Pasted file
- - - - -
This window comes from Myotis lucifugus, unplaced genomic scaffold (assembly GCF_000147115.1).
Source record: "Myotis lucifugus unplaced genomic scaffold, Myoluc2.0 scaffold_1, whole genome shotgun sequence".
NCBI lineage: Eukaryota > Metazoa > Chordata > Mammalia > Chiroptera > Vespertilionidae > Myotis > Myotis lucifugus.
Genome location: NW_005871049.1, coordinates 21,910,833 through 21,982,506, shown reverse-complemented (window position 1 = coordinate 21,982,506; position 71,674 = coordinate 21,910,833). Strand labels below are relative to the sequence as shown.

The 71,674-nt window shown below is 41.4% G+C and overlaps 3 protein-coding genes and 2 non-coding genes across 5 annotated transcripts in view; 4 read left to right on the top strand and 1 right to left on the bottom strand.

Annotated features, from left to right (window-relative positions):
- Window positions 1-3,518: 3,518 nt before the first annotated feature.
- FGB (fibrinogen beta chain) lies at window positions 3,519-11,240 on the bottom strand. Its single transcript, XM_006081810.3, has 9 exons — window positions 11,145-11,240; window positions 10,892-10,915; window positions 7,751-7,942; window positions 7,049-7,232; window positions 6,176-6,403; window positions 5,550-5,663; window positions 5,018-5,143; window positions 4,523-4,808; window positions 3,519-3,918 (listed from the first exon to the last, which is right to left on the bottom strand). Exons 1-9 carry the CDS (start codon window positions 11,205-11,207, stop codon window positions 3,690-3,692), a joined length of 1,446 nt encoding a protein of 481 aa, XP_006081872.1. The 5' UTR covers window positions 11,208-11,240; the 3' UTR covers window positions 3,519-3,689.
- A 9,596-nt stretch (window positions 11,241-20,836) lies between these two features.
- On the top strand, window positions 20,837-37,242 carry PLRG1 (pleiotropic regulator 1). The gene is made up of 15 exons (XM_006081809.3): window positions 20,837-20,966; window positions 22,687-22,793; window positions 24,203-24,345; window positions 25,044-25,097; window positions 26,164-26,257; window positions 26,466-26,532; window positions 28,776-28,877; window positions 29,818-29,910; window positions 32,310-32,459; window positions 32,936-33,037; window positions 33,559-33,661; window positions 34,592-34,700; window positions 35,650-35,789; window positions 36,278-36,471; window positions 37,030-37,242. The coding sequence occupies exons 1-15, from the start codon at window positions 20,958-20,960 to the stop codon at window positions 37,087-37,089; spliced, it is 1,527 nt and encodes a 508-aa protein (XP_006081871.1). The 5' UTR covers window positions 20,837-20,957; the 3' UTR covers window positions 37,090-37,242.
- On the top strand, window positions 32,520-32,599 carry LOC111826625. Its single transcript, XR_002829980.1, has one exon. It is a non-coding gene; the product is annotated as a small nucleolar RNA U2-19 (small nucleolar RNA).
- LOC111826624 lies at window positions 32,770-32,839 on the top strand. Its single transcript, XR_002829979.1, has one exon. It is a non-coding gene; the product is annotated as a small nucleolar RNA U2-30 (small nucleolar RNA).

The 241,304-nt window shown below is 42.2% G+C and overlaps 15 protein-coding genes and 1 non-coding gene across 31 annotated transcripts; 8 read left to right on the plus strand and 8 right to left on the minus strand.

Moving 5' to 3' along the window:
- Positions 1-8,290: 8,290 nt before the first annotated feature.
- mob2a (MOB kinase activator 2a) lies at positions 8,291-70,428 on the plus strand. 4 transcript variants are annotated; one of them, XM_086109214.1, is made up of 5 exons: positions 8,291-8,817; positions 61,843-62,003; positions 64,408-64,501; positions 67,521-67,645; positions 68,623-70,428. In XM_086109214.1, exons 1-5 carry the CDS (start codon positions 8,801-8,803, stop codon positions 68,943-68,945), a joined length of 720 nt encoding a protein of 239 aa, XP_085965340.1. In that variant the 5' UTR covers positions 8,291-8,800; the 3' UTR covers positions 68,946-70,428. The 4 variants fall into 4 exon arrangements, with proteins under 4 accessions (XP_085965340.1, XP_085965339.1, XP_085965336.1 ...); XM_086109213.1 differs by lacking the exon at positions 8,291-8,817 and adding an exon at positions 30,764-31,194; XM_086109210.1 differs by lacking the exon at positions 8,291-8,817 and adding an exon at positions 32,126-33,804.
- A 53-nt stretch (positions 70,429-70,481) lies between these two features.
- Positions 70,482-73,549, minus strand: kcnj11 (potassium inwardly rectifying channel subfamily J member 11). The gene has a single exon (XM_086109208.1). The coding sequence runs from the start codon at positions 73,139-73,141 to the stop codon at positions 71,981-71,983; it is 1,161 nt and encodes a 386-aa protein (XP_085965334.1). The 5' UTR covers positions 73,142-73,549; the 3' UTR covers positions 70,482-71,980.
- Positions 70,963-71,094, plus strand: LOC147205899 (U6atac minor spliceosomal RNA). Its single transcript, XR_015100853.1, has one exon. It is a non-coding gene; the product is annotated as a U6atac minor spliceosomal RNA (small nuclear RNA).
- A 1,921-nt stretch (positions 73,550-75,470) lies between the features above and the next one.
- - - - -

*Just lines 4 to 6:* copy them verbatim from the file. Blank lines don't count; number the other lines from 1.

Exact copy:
Genome location: NW_005871049.1, coordinates 21,910,833 through 21,982,506, shown reverse-complemented (window position 1 = coordinate 21,982,506; position 71,674 = coordinate 21,910,833). Strand labels below are relative to the sequence as shown.

The 71,674-nt window shown below is 41.4% G+C and overlaps 3 protein-coding genes and 2 non-coding genes across 5 annotated transcripts in view; 4 read left to right on the top strand and 1 right to left on the bottom strand.

Annotated features, from left to right (window-relative positions):